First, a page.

Knowledge of foreign law cannot be imputed to judges. On the contrary, the party must prove it like any other fact. Sometimes the parties can agree to leave the investigation to the judge and waive the right to present evidence. As a general rule, foreign law must be proven by means of expert evidence.
- Can only prove foreign law by means of expert evidence.
- The rule of foreign law cannot be proven by citing an earlier decision of an English court on the same foreign law.
- Cannot prove by production of any book / bare copy act of foreign law.
- Cannot prove by a judgment of a foreign court.
Civil Evidence Act 1972
- If a question of foreign law is decided in a civil or criminal case before the High Court / Crown Court / Court of Quarter Sessions / Court of Chancery / Privy Council etc., then it is admissible in civil proceedings if recorded in citable form.
- In other cases, the Court may take judicial notice.
- Parties cannot produce evidence without authorization and notification to the other party of their intention to do so.
Exceptions to Question of Fact Rule
- When the Court must take judicial notice
- When foreign law is notorious law
Saxby vs Foulton, 1909
- Playing roulette is not illegal in Monte Carlo. Since this is a well-known law, it is not necessary to prove the same.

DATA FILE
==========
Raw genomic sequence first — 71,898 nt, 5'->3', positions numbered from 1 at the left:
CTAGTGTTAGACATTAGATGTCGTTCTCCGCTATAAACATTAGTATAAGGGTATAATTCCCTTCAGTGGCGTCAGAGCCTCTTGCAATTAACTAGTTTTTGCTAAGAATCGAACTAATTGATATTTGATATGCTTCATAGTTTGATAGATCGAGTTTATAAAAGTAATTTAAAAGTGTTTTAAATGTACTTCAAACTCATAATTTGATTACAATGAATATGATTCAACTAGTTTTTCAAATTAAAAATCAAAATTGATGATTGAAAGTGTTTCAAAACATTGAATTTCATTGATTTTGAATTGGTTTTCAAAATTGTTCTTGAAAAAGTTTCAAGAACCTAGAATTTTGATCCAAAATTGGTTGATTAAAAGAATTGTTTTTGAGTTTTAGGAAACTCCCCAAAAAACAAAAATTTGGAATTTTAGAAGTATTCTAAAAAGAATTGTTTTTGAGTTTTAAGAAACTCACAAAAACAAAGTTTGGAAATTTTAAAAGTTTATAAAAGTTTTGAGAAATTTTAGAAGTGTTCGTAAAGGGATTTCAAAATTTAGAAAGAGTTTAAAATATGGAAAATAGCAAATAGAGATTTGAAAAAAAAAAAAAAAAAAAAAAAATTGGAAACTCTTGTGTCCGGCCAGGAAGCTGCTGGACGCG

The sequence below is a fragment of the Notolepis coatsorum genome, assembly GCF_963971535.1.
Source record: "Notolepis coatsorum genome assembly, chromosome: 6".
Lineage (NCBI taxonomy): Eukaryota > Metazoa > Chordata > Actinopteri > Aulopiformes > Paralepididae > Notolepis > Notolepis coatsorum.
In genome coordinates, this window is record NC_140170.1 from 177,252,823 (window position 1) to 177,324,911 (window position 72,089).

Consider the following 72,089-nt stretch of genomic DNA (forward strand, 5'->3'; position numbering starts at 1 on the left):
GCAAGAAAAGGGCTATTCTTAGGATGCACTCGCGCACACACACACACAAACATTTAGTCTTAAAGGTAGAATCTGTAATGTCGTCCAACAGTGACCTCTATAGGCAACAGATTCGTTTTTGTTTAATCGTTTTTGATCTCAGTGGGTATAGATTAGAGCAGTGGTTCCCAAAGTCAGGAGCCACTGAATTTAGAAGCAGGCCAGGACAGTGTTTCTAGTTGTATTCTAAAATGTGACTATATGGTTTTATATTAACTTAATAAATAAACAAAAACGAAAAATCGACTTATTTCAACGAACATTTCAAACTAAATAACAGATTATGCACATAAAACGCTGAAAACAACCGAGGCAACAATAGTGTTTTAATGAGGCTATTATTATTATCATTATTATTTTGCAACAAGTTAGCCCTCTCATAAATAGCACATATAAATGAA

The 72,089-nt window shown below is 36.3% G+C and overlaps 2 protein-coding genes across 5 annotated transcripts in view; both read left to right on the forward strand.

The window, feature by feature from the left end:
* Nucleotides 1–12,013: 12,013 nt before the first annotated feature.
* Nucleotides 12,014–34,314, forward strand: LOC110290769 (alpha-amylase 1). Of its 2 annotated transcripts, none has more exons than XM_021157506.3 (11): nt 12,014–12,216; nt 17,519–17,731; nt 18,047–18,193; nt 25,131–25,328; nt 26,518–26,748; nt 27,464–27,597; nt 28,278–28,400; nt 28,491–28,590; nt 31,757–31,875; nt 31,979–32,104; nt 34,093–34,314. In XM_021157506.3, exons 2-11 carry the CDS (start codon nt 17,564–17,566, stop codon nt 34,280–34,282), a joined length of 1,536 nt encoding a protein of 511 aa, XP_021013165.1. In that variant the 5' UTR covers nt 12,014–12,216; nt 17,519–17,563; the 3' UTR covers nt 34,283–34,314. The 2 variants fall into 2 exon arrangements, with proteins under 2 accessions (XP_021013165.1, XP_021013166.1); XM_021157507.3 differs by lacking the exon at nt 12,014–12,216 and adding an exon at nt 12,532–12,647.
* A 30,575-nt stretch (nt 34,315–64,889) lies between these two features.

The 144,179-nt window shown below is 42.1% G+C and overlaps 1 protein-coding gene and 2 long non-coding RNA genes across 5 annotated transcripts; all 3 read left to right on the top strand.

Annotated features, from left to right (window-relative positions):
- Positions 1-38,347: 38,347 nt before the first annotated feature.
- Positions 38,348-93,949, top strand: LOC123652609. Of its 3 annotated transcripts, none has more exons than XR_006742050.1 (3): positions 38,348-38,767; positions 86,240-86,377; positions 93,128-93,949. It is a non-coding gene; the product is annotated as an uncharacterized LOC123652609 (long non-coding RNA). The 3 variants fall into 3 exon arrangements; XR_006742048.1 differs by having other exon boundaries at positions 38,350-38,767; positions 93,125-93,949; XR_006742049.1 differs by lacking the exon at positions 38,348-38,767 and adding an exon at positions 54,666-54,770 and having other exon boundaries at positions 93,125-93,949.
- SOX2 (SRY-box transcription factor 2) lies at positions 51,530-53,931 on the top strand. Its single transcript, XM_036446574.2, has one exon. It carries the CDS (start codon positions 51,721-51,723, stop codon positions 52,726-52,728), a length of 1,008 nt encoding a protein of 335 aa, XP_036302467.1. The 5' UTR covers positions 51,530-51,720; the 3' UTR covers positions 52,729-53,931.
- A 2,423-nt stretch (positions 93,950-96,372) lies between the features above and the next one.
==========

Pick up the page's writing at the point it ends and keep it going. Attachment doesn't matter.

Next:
- The court can take a judicial opinion if the content of the foreign law is very similar to English law. For example, English men carry English law with them to the colonies wherever possible, so that the Courts can take judicial notice of it.
- When hearing appeals from colonies or dominions such as Scotland.
- No need to prove foreign law when admitted, as was the case in Moulis v Queen.
- When both parties ask the Court to decide a case without proof of foreign law, especially when the issue relates to the interpretation of foreign law, as observed in Beatty vs Beatty, 1924.
- In very rare cases, the Court will apply foreign law without proof as observed in the Re Cohn case.
Mode of proof
No specific answer as to who can be an expert witness.
- De Beeche Case: – Bank Manager
- Cooper – King case: – Governer General of a Colony
- Dairymple Case: – Learned Professor
- Goods of Dost Ally Khan Case: – Embassy Official
- Goods of Whitelegg Case: – Notary Public
- Goods of Oldenburg Case: – Ambassador
- Susen Peerage Case: – Bishop
Section 4 (1) of the Civil Evidence Act 1972 provides that academician / scholar can also give evidence on the foreign law.
- Di Sora vs Phillipps Case: – The English Court cannot examine suo moto foreign law, but if one of the parties calls an expert witness, who offers a copy of the foreign law or case law, the Court is free to pursue it.
Can pursue any foreign book submitted as part of foreign law evidence.
- Buerger vs. New York Life Assurance: It has been ruled that uncontradicted expert evidence is generally accepted, although the Court is not required to do so. Foreign law evidence also includes interpretation, but the Court is free to set its own interpretation using the English rules of construction and interpretation. When the issue involves a political decision, expert testimony will not matter, the issue will be guided by the Foreign office of its own government.